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Commentary Search

March Chaplain's Reflections

  • Published
  • By Capt. Benjamin McEntire
  • 169th Fighter Wing
"Living Through Grief"

Unfortunately for all of us, loss is a part of life. Most of us learn that at far too young an age, yet no matter our age, loss hurts. Whether it's through the loss of someone or something dear to us, or because of unjust harm we caused, grief comes to all of us. How we respond to grief when we experience it, makes a difference.

One of the first things we have to realize is that it's okay to grieve. I grew up in a culture where taking time to mourn was a sign of weakness, but today I know better! In order to be emotionally healthy, we have to accept that grief is natural and normal. When we bottle up the emotions that hit us during times of grief, they tend to come out in other ways and usually in ways that become a problem for us.

In order to fully recover from grief, we need to take time to lament. Many times people will think it strange that they still hurt months after a loss, when really that's completely normal. What's not normal is when others act as though hurting people should move on through their grief too quickly. Grief is a process and one that can vary person to person. There is definitely a point where a person does need to take steps to keep living and not let their grief trap them in despair and sorrow, but pushing others to abandon their feelings prematurely harms more than it helps. If you are a friend or loved one of someone going through a time of grief, there are things you can do to help them.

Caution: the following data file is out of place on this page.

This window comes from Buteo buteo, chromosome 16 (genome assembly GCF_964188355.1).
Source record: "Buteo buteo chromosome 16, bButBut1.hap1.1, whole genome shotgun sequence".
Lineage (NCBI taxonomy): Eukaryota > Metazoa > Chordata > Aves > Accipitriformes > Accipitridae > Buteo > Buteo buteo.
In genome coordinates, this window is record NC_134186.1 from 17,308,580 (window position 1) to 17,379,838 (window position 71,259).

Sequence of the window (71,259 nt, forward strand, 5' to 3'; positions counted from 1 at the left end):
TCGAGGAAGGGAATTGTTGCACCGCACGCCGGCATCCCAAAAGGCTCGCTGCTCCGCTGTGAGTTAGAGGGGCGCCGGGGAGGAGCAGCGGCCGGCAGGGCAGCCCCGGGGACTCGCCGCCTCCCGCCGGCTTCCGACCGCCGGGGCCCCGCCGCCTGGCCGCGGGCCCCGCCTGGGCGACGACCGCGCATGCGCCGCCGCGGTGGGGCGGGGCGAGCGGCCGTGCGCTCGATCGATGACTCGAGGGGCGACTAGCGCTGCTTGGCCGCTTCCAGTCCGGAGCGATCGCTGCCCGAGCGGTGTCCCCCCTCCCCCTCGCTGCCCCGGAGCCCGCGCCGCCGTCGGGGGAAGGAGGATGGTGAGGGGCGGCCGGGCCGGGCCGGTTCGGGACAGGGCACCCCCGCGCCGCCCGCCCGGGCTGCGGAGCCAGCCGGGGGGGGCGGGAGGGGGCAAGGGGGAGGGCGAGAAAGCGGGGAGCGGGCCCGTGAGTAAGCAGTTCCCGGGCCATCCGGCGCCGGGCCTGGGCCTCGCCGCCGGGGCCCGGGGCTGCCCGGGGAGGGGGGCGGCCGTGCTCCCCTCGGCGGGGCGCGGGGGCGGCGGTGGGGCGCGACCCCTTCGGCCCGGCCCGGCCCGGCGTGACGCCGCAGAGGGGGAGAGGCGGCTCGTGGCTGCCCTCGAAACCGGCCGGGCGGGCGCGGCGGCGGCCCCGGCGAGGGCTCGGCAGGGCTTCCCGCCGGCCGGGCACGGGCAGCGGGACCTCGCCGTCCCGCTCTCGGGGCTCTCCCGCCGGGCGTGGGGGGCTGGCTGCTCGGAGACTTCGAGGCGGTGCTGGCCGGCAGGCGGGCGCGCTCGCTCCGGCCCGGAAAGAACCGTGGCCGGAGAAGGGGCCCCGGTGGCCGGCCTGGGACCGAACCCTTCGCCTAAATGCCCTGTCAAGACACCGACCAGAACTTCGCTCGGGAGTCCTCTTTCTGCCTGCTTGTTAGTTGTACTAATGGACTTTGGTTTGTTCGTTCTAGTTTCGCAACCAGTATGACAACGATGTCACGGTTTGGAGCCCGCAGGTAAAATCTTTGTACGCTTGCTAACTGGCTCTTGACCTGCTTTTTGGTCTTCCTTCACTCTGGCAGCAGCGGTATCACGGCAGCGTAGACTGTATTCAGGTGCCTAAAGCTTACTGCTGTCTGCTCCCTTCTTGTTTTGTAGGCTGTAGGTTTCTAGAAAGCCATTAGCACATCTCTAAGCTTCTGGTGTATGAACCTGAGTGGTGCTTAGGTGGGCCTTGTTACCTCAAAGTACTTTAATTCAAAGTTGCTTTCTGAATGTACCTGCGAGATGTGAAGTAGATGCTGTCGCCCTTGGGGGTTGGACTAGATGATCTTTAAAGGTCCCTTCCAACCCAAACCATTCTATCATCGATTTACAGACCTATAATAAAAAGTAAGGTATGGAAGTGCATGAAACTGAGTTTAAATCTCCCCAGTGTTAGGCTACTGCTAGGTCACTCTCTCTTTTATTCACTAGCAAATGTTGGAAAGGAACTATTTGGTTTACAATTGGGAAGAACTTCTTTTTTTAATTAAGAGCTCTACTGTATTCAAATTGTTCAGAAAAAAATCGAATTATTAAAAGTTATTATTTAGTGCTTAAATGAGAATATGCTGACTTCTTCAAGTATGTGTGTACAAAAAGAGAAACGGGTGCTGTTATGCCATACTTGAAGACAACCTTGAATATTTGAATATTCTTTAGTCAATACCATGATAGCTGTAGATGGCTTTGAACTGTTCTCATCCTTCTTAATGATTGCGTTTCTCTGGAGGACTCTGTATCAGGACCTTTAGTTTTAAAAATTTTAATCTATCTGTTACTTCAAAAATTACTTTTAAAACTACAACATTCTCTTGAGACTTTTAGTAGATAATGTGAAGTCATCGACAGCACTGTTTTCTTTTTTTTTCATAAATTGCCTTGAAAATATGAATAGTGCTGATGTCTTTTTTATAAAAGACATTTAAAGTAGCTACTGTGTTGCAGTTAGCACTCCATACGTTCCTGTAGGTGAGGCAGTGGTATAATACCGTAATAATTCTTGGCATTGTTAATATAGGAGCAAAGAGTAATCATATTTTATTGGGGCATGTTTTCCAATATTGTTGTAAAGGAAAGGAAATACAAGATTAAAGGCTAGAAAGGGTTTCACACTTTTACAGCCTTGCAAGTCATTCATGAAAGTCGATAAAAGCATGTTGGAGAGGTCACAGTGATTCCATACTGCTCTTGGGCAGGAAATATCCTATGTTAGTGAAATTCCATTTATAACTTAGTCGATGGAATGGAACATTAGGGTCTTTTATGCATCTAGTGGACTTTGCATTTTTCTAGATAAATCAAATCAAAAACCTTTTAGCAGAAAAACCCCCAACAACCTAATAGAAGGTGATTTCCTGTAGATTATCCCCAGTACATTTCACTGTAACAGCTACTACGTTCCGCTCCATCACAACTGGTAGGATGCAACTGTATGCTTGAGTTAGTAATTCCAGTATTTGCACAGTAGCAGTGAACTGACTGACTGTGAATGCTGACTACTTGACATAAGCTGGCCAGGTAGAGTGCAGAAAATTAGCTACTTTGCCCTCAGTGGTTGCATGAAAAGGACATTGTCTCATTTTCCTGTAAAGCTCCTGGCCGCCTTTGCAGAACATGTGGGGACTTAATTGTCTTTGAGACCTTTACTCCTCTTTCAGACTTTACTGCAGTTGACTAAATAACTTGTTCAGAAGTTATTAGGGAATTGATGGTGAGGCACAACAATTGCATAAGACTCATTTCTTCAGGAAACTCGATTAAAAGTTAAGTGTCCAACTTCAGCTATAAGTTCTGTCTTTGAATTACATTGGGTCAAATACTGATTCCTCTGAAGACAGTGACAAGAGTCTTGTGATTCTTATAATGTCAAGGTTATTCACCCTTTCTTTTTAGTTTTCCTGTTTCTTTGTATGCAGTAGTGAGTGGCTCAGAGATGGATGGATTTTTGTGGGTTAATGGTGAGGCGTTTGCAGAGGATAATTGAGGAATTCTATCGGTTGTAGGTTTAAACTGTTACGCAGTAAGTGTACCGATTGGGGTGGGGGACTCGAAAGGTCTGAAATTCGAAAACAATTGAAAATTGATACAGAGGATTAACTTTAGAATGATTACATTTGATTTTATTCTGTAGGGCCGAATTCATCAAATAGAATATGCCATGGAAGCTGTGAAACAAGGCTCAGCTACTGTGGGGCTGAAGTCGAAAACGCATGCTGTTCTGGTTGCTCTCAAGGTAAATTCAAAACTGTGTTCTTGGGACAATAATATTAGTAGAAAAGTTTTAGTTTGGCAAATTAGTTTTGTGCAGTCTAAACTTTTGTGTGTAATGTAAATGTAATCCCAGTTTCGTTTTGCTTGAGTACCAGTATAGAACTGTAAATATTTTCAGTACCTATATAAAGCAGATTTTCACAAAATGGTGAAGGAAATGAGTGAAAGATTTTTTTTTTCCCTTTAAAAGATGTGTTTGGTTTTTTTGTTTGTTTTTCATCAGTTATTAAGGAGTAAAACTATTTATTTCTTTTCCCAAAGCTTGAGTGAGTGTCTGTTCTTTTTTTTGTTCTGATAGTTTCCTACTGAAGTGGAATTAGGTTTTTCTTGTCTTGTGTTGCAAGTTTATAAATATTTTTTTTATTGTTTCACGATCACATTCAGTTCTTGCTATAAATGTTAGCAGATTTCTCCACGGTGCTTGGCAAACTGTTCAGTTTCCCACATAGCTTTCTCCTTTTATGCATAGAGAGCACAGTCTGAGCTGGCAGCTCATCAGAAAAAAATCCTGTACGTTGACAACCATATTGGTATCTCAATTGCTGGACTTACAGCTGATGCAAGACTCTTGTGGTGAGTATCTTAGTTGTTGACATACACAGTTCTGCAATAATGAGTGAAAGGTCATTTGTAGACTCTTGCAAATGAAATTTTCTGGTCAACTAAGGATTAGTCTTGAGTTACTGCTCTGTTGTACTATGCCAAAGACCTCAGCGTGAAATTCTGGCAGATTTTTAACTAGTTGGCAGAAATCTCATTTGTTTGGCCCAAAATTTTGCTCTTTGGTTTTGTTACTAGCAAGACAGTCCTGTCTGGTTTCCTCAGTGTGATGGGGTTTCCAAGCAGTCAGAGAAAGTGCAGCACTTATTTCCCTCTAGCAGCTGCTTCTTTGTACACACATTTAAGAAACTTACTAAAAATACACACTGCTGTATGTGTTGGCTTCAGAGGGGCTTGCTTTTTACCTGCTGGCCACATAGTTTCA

First, it's important to be careful to not say things that push them to get over their feelings before they're ready. We need to focus on listening and just being with them instead of trying to talk them out of their feelings. We rarely know what to say to someone experiencing deep pain, and even the best of words won't erase all of their feelings. Instead of offering words, it's usually best to let the person talk when they need to talk. Giving them a compassionate ear for as long as they need it is important.

Second, encouraging them to recall the good things about the one they lost helps them stay connected in a positive way, and focuses them on the joy they had. It's easy to think that encouraging someone to think about a lost loved one will upset them, but that's not the case. After all, they're already thinking about them and are already upset. Encouraging them to share the good things about their loved one is a way to remind them that the good times spent with their loved one was a blessing, and shifts them to happier thoughts.

Third, while listening can be just what is needed, sometimes just being with them can make all the difference. There are times of grief when words run out, but the need to connect is still strong. That's when your presence may be just what's needed to help lift them out of a place of pain. It's common for a person to not remember a word you or they said during their time of grief, but they usually remember that you were there when they needed someone to be there.

If you're grieving or trying to help someone who is, the SCANG Chaplain Corps is here to help. If you need a listening ear or someone to sit with you while you let go of pain, or if you're looking for advice on how to help a friend, family member, or co-worker, you can reach us at 803-647-8265. During off-duty times, contact the Command Post at 803-647-8238 and they can connect you with your unit's chaplain.

Also, please welcome our new 169th Fighter Wing Director of Psychological Health, Dr. Paul Wade. He is available during the week by calling him at 803-647-8085 as well as after hours through the Command Post. His office in located in the 169th FW Headquarters, building 252, down the back hallway in the office adjacent to the auditorium. Remember that the strong warrior always seeks help when needed. Thanks for being a wingman!